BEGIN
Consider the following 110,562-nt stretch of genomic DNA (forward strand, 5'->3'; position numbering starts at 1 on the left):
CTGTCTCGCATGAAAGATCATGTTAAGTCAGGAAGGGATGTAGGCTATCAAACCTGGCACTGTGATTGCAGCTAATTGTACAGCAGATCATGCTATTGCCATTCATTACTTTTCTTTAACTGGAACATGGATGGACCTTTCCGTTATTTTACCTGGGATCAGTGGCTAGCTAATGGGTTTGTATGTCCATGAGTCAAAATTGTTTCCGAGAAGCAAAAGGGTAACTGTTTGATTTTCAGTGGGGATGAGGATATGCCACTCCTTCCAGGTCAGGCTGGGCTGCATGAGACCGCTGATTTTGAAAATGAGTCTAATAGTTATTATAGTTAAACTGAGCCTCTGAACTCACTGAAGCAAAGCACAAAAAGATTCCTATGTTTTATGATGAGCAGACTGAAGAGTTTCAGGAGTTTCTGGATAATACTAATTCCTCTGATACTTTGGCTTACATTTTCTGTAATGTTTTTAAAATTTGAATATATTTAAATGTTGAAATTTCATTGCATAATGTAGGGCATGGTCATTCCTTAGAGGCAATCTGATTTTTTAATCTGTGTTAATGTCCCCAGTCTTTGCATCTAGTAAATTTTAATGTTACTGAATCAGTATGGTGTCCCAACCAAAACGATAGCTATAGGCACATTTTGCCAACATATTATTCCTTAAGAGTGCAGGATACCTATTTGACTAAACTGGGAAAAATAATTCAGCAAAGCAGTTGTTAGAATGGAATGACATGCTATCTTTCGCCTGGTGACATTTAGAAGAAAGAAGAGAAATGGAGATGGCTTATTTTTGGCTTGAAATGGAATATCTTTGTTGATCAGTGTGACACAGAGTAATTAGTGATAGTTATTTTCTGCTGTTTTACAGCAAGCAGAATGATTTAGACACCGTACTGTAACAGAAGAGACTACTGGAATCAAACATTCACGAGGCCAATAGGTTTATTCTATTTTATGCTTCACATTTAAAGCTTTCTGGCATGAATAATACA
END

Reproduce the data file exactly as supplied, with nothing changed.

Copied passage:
Consider the following 110,562-nt stretch of genomic DNA (forward strand, 5'->3'; position numbering starts at 1 on the left):
CTGTCTCGCATGAAAGATCATGTTAAGTCAGGAAGGGATGTAGGCTATCAAACCTGGCACTGTGATTGCAGCTAATTGTACAGCAGATCATGCTATTGCCATTCATTACTTTTCTTTAACTGGAACATGGATGGACCTTTCCGTTATTTTACCTGGGATCAGTGGCTAGCTAATGGGTTTGTATGTCCATGAGTCAAAATTGTTTCCGAGAAGCAAAAGGGTAACTGTTTGATTTTCAGTGGGGATGAGGATATGCCACTCCTTCCAGGTCAGGCTGGGCTGCATGAGACCGCTGATTTTGAAAATGAGTCTAATAGTTATTATAGTTAAACTGAGCCTCTGAACTCACTGAAGCAAAGCACAAAAAGATTCCTATGTTTTATGATGAGCAGACTGAAGAGTTTCAGGAGTTTCTGGATAATACTAATTCCTCTGATACTTTGGCTTACATTTTCTGTAATGTTTTTAAAATTTGAATATATTTAAATGTTGAAATTTCATTGCATAATGTAGGGCATGGTCATTCCTTAGAGGCAATCTGATTTTTTAATCTGTGTTAATGTCCCCAGTCTTTGCATCTAGTAAATTTTAATGTTACTGAATCAGTATGGTGTCCCAACCAAAACGATAGCTATAGGCACATTTTGCCAACATATTATTCCTTAAGAGTGCAGGATACCTATTTGACTAAACTGGGAAAAATAATTCAGCAAAGCAGTTGTTAGAATGGAATGACATGCTATCTTTCGCCTGGTGACATTTAGAAGAAAGAAGAGAAATGGAGATGGCTTATTTTTGGCTTGAAATGGAATATCTTTGTTGATCAGTGTGACACAGAGTAATTAGTGATAGTTATTTTCTGCTGTTTTACAGCAAGCAGAATGATTTAGACACCGTACTGTAACAGAAGAGACTACTGGAATCAAACATTCACGAGGCCAATAGGTTTATTCTATTTTATGCTTCACATTTAAAGCTTTCTGGCATGAATAATACA